• Associated medial collateral ligament Medial collateral ligament Knee Joint: Anatomy injury
      • Anterior tibial translation Translation Translation is the process of synthesizing a protein from a messenger RNA (mRNA) transcript. This process is divided into three primary stages: initiation, elongation, and termination. Translation is catalyzed by structures known as ribosomes, which are large complexes of proteins and ribosomal RNA (rRNA). Stages and Regulation of Translation > 7 mm MM Multiple myeloma (MM) is a malignant condition of plasma cells (activated B lymphocytes) primarily seen in the elderly. Monoclonal proliferation of plasma cells results in cytokine-driven osteoclastic activity and excessive secretion of IgG antibodies. Multiple Myeloma
  • X-ray X-ray Penetrating electromagnetic radiation emitted when the inner orbital electrons of an atom are excited and release radiant energy. X-ray wavelengths range from 1 pm to 10 nm. Hard x-rays are the higher energy, shorter wavelength x-rays. Soft x-rays or grenz rays are less energetic and longer in wavelength. The short wavelength end of the x-ray spectrum overlaps the gamma rays wavelength range. The distinction between gamma rays and x-rays is based on their radiation source. Pulmonary Function Tests is useful only to rule out fractures.
  • Arthroscopy: uses an instrument (arthroscope) inserted into the joint through a small incision
    • Gold standard for diagnosis
    • Minimally invasive surgical procedure used for diagnosis; may also be used for the treatment of meniscal tears

Management

  • Conservative management: in patients Patients Individuals participating in the health care system for the purpose of receiving therapeutic, diagnostic, or preventive procedures. Clinician–Patient Relationship with low functional demand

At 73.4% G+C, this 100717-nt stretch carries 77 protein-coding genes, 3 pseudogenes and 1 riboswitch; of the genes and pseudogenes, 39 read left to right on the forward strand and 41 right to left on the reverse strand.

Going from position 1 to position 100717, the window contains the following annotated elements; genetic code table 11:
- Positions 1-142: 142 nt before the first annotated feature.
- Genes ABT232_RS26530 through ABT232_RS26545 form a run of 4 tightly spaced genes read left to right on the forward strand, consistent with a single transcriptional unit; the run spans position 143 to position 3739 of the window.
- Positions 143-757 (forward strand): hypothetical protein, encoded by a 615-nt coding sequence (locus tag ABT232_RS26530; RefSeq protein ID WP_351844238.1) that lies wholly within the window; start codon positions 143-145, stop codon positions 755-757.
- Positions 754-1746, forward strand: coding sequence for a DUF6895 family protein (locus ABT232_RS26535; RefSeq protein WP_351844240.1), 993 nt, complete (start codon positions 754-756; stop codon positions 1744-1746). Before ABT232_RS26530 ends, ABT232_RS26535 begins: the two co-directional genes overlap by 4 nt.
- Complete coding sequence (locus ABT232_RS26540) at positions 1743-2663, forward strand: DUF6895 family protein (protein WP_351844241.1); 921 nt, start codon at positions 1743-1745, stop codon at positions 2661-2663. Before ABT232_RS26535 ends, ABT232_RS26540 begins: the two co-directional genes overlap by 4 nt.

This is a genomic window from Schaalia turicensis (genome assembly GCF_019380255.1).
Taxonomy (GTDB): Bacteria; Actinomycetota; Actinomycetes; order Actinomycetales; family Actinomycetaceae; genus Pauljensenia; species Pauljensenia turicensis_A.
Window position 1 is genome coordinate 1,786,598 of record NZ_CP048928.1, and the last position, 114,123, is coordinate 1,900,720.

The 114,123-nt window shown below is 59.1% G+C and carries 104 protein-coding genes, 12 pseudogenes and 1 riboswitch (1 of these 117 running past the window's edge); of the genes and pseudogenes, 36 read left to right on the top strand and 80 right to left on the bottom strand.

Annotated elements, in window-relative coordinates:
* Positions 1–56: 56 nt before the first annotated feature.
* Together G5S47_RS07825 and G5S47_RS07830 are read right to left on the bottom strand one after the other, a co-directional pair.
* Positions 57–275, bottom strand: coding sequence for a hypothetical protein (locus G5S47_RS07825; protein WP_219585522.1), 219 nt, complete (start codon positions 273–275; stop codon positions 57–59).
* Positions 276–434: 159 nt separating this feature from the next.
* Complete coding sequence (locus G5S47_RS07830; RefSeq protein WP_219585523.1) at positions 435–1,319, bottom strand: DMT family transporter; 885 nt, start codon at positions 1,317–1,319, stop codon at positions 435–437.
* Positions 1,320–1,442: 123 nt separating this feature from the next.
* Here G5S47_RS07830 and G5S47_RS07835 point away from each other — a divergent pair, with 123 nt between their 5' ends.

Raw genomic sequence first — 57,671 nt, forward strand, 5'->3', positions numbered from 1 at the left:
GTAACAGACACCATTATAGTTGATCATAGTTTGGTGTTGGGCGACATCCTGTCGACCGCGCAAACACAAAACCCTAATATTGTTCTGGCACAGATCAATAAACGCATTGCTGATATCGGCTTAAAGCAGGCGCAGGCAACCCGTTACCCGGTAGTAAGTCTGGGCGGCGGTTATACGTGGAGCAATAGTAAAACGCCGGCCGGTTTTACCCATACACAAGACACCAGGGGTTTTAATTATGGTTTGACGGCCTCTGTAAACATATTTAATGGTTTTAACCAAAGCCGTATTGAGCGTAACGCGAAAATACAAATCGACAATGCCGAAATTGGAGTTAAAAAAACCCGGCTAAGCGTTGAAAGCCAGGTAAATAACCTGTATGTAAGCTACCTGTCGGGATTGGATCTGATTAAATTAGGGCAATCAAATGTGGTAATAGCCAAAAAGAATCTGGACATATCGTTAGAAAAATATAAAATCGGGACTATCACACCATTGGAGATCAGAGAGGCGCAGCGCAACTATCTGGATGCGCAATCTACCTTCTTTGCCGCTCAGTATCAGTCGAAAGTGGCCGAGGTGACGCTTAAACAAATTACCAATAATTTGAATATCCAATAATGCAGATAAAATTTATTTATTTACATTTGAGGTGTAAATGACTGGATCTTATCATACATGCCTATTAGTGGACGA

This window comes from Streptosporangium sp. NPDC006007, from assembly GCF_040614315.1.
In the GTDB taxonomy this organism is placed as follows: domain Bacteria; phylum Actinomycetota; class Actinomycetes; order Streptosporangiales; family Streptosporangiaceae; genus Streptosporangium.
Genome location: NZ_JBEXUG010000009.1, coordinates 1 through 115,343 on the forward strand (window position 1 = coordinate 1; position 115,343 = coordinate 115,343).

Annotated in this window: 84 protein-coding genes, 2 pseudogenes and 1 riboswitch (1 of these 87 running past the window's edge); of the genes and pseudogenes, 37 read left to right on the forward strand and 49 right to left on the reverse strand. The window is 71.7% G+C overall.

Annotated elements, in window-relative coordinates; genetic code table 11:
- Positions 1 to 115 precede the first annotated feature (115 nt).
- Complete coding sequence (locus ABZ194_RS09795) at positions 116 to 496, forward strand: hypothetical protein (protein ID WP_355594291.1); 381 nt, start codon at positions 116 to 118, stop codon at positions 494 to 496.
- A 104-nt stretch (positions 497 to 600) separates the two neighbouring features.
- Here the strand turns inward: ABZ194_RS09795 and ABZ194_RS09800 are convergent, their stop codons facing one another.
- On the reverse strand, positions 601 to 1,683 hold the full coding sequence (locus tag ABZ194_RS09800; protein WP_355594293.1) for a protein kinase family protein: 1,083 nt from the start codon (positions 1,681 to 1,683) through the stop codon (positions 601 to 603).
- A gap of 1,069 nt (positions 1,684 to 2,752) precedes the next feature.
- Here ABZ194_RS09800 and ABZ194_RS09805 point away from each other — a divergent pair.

• Orthopedic surgery consultation and surgical management for reconstruction using a tissue graft Graft A piece of living tissue that is surgically transplanted Organ Transplantation is done in:
    • Athletes 
    • Young, active patients Patients Individuals participating in the health care system for the purpose of receiving therapeutic, diagnostic, or preventive procedures. Clinician–Patient Relationship
    • Significant knee instability
    • Injury to multiple structures of the knee
  • Rehabilitation with physical therapy Physical Therapy Becker Muscular Dystrophy
    • Improves functionality 
    • Increases knee stability
  • Prognosis Prognosis A prediction of the probable outcome of a disease based on a individual’s condition and the usual course of the disease as seen in similar situations. Non-Hodgkin Lymphomas: 90% of patients Patients Individuals participating in the health care system for the purpose of receiving therapeutic, diagnostic, or preventive procedures. Clinician–Patient Relationship will return to normal functioning after repair.